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Spurs 112 vs Magic 100: And We're Good Again


Evidently, the Spurs are good.

How good remains to be seen, but after convincing wins against the Celtics, the Cavaliers and now the Magic, you have to like their chances in an eventual NBA Finals. Will the Spurs be able to slip past Dallas, Utah? Do they have it in them to counter Gasol and Kobe? More importantly, will Tony make it back in time to rediscover his healthy scoring self? Advantageous seeding might be our only chance to give him the time and basketball he needs to regain his (French) flair. Every game matters, and if you're willing to ignore the New Jersey travesty, the Spurs seem to be playing as if they knew this.

But this should be a recap for tonight's great game, not a State of the Spurs Nation soliloquy, so join me after the jump for a hack summary of Manu Ginobili's wizardry.


Aaronstampler dixit. It was his only comment, his first in months, but it summed up pretty well what Manu has become for this Spurs team: magical offense, hope-building wins, an alchemist able to turn any 5-man unit into basketball gold.

2005 Manu was a relentless slasher and a clutch assassin. 2007 Manu proved he was able to score 30 points on any given night, wake up the next day, and drop 30 more. 2010 Manu might just be better than them both, point by point. 2010 Manu slashes, executes in the clutch, makes 43 points in 35 minutes - but he also passes, distributes, runs the team, and finds time to perform at least one key defensive play per game. Him and the +/- stat have become fast friends, then lovers, and now are planning to move to Boca and build a house on the beach. 2010 Manu might lead this team to another championship, if the team accompanies him.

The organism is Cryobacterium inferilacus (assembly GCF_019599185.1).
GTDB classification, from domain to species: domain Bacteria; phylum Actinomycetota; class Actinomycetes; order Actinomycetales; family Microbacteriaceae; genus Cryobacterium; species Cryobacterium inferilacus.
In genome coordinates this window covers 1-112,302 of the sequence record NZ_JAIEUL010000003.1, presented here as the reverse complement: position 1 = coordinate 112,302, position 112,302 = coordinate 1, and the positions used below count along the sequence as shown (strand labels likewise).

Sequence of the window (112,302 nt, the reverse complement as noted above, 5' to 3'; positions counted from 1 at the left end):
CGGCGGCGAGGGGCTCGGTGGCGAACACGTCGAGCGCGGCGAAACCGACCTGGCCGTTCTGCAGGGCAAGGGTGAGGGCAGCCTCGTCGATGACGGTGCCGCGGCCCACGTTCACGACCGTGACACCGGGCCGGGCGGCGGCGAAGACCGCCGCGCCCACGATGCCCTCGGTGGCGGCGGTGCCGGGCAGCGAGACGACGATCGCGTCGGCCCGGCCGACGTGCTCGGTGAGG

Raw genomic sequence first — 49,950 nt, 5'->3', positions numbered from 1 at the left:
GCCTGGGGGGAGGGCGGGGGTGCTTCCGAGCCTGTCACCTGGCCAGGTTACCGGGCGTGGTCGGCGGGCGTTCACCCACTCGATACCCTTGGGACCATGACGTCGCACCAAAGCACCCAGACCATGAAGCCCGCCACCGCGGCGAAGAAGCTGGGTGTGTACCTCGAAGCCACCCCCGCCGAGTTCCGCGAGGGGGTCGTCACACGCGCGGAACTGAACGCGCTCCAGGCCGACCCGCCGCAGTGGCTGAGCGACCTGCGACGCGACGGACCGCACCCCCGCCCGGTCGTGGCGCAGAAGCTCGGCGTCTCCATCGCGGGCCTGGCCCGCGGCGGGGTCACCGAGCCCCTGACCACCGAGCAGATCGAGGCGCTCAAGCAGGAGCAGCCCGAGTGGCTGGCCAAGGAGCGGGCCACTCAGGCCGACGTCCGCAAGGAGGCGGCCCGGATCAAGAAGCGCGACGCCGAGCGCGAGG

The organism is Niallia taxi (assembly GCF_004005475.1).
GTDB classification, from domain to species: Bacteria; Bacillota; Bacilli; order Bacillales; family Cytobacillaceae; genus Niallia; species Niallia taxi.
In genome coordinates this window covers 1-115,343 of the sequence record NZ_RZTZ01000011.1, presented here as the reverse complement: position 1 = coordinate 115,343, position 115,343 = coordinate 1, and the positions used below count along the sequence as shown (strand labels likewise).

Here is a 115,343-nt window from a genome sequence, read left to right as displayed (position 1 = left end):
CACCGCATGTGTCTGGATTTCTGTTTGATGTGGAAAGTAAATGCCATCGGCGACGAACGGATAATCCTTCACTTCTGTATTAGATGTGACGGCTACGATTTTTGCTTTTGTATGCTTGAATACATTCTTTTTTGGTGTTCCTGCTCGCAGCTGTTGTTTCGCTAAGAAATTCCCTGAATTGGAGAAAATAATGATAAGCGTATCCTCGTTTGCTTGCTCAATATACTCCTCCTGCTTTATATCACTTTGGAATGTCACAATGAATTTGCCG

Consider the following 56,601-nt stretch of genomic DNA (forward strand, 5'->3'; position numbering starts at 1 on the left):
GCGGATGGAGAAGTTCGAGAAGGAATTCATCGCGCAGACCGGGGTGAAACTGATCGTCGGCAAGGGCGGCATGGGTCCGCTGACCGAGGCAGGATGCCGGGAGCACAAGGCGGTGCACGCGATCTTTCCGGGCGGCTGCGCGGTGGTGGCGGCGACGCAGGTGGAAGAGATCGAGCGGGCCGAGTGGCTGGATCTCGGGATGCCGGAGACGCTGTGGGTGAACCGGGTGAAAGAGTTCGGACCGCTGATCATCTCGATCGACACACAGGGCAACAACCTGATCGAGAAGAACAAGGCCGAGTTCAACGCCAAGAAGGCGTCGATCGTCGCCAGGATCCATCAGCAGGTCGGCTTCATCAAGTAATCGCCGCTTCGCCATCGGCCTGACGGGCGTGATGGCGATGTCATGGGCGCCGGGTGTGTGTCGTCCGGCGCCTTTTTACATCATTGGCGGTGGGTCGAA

I've often been accused of hyperbole. All I can say is that it's not my fault: Manu is hyperbole, he embodies it; he plays as if his every move was a statement worthy of all caps and extraneous exclamation marks. There should be no doubt in anyone's mind that if Timmy is the window, Manu is the frame.

Re-sign this man.

What Went Right

Basically, the offense. The Orlando Magic possess the by-the-numbers best defense on the NBA this season - the Spurs scored 112 points. Once again we've proved we can score without Tony Parker, and the mouth waters at the thought of his efficient 20 points replacing Mason's bumbling jumpers and Jefferson's powerprayers. Of course, we still need to prove we can win with Tony.

43 points for Manu on 25 shots speak for themselves. The usual Robin to his perennial Batman, George Hill, was quiet tonight with only 9 points, but he focused on distributing the ball. McDyess took a page from the Beast's book and took advantage of several putbacks to boost his stats. Jefferson tried hard, and he has that going for him. Bonner decided early on to get back every single point he lost on defense, and despite low accuracy from deep, his drives to the paint kept the Magic guessing. It's time to admit to ourselves that his "shyhook" is a weapon whose efficiency is completely unrelated to its complete lack of anything resembling aestheticism.

And yet, while Manu kept us in the game all night long, it was probably Timmy's brilliance that let us pull away during the third quarter. Early on the first quarter the referees decided to prove they were bigger than the game, and called three ridiculous fouls on Tim and two more on Dwight. The majority of the first half was thus played without the big men who form the core of their respective team's defenses, and Gortat and Bonner got the spotlight. Hilarity ensued.